Royal Trux
Royal Trux

When Royal Trux released Accelerator in 1998, I remember there being a distinct amount of apathy by all but the most ardent of fans (like myself). Rock was supposedly dead, and the Trux’s particular brand of thorny, stoned-out ruckus had gone out of fashion. The white belts (as the hipster sect was known back then for obvious reasons) had already written them off as passe. Sure, Sweet Sixteen, Accelerator’s predecessor and the second album the band recorded after signing a big-money deal with Virgin, wasn’t a rip-roaring success on any front commercial or artistic, but those busying themselves with Godspeed You Black Emperor, Stereolab or whatever “post-rock” would have better spent their college years scouring the cut-out bins for every copy of the album they could find.

It’s probably safe to say the world was never ready for whatever incarnation Royal Trux took, as the band was always one step ahead at every turn, even when creating albums like Twin Infinitives completely smacked out. But with The Kills’ stylist aping the Trux’s aesthetic and toning it down to something more palpable in the decade since Neil Haggerty and Jennifer Herrema split, maybe the waters have finally warmed enough for the band to crossover with this reissue.

Nah. One listen to the earfuckery of Accelerator, the band’s return to Drag City after they ripped off Virgin, is a reminder of the forever prickly nature of the duo. By Trux standards, Accelerator was a very accessible record, but then Trux standards existed on a continuum only loosely related to the other whole of rock & roll. I don’t suppose anyone without an already existing condition for this kind of idiosyncrasy is going to dig it retrospectively, at least not only 12 years out.

Not that I really care. I can listen to nothing but Accelerator for weeks on end and enjoy it endlessly both cerebrally and viscerally, so it’s of little matter whether anyone else realizes it’s the masterpiece I know it to be. “I’m Ready” starts the record, but it comes on like one came into the song mid-thought. While lesser heads would have turned its big refrain into something more anthemic, the Royal Trux keep it lean. With the riff shifting between a growl and a whine and the drums kept to a minimal tapping, the song might seem half-baked, but its very slipperiness and Herrema’s contained wildcat yowl add just enough focus to the song’s shifty nature.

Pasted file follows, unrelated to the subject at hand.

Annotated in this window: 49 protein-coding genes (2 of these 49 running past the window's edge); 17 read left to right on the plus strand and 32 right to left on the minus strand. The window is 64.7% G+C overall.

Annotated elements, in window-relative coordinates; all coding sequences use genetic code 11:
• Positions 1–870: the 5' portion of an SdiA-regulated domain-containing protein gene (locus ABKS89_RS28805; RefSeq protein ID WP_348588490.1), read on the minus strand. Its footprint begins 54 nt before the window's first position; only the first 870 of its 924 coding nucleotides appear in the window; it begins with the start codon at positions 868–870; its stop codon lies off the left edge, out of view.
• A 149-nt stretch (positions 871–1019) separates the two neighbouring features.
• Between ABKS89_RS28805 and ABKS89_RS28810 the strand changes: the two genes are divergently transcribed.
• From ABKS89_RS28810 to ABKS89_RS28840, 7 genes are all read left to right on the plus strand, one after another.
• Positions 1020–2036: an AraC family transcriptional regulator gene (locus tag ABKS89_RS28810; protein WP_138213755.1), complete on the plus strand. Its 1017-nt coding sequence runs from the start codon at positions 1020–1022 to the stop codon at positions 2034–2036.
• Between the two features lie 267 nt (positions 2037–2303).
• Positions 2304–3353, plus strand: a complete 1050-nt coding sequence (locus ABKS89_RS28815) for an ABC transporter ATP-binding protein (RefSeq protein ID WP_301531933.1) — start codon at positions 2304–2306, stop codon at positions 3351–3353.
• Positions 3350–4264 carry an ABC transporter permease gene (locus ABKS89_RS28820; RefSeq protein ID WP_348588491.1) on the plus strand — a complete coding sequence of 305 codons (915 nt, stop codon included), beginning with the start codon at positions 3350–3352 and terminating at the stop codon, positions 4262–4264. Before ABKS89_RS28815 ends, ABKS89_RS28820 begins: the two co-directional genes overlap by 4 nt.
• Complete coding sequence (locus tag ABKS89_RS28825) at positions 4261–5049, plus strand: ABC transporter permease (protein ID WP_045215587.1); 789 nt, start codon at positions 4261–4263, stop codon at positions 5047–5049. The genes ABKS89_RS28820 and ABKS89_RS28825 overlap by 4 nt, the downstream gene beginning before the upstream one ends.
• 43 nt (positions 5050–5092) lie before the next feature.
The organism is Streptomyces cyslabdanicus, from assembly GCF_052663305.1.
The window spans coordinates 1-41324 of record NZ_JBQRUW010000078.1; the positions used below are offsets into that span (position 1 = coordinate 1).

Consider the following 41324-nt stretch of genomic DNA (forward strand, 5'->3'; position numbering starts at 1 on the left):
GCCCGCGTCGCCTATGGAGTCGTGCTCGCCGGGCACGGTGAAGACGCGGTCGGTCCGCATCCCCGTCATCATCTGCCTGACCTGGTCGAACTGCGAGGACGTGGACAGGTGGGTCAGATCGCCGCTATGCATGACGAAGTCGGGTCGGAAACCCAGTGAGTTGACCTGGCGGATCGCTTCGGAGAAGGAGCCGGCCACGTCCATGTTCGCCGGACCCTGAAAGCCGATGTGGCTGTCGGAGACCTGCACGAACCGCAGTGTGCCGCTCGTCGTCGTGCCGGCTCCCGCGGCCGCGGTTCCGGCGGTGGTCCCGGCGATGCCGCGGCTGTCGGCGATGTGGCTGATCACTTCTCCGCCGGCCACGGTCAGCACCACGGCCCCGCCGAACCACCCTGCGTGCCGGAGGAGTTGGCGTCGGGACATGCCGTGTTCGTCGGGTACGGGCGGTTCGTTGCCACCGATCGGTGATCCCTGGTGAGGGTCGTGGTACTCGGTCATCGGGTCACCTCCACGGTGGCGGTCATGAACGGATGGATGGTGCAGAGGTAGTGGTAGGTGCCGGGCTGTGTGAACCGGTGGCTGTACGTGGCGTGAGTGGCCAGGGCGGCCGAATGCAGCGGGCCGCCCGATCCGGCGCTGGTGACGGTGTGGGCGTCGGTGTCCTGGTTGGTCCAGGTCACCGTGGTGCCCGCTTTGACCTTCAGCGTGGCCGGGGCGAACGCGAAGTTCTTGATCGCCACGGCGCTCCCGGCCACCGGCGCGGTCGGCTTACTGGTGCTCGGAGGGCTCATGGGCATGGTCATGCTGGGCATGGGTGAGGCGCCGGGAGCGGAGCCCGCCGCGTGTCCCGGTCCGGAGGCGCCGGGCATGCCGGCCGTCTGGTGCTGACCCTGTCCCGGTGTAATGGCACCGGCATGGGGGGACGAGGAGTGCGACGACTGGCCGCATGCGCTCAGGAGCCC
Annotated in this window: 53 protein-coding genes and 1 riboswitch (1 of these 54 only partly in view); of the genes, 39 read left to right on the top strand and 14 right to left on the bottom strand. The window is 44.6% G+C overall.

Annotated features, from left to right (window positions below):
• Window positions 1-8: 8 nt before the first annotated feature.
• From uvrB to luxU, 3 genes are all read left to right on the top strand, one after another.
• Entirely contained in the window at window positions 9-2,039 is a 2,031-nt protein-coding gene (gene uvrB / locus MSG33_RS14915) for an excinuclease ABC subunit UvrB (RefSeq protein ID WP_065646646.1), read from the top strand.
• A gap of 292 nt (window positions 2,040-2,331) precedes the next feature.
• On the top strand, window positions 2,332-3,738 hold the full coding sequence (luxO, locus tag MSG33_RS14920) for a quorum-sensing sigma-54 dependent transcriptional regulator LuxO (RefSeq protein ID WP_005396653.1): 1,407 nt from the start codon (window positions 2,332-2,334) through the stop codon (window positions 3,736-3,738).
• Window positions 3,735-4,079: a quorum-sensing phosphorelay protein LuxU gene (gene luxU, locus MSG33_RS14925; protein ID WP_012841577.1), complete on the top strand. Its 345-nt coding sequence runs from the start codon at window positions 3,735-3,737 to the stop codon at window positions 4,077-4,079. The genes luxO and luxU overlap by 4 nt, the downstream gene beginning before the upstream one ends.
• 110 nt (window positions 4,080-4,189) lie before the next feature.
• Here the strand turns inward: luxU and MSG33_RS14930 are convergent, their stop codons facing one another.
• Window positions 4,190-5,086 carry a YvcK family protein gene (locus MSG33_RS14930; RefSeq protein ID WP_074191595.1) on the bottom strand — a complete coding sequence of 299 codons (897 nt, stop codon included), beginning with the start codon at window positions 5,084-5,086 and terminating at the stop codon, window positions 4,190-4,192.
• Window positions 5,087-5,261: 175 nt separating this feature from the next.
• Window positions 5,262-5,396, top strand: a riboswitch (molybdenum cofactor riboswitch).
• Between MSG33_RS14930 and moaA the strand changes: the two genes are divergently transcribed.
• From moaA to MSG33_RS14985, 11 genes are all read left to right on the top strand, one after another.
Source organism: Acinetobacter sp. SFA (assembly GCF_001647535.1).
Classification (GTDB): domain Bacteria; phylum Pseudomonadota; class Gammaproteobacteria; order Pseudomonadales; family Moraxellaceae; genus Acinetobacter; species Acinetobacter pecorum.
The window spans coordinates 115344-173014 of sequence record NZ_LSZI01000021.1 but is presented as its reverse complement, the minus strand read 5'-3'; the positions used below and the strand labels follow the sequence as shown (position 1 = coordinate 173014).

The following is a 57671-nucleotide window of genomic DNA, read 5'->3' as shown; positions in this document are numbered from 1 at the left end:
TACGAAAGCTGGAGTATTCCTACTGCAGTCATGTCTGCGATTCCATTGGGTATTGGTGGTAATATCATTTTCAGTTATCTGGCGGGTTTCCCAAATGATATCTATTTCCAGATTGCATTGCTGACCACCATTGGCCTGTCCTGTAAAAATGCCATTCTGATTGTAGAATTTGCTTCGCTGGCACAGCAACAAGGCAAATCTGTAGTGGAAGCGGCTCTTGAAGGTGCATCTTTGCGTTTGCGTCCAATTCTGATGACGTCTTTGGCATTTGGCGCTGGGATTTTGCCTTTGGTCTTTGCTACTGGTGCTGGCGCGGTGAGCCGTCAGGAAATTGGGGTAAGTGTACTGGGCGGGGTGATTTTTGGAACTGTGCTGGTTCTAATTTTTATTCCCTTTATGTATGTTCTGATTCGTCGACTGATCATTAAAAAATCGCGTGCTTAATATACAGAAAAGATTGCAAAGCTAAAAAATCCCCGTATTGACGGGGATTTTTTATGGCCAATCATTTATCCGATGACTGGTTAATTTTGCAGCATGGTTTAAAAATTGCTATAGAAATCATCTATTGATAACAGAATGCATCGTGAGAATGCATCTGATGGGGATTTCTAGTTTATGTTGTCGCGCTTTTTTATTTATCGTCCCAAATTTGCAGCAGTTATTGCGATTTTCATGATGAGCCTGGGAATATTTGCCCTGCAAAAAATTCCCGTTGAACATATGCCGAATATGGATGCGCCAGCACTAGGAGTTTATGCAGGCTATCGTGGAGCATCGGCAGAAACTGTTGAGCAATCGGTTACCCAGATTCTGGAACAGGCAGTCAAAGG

“Yellow Kid” is the kind of bluesy dirge that’s always been a part of the Trux’s MO, but even here it’s as if “Lady Godiva’s Operation” is being cranked out somewhere in the distance. At the heart of Accelerator, though, are cuts like “The Banana Question” and “Follow the Winner,” which clank with beats and hooks, but are as much passing impressions as complete thoughts. But the Trux also boil things down further, with “Juicy, Juicy, Juice,” the record’s first single, being nothing but a deconstructed funk groove. Similarly, “Liar” is all riff, Hagerty carving out a jagged line from molten steel. Even here, though, if one listens carefully, the sonics never sit still, with little noises trickling down the back of your eardrum. Accelerator was a pinnacle of sorts, even if neither the band nor anyone else knew it at the time. Maybe we can bestow Hagerty and Herrema with their laurels now—if they’ll take them.
Stephen Slaybaugh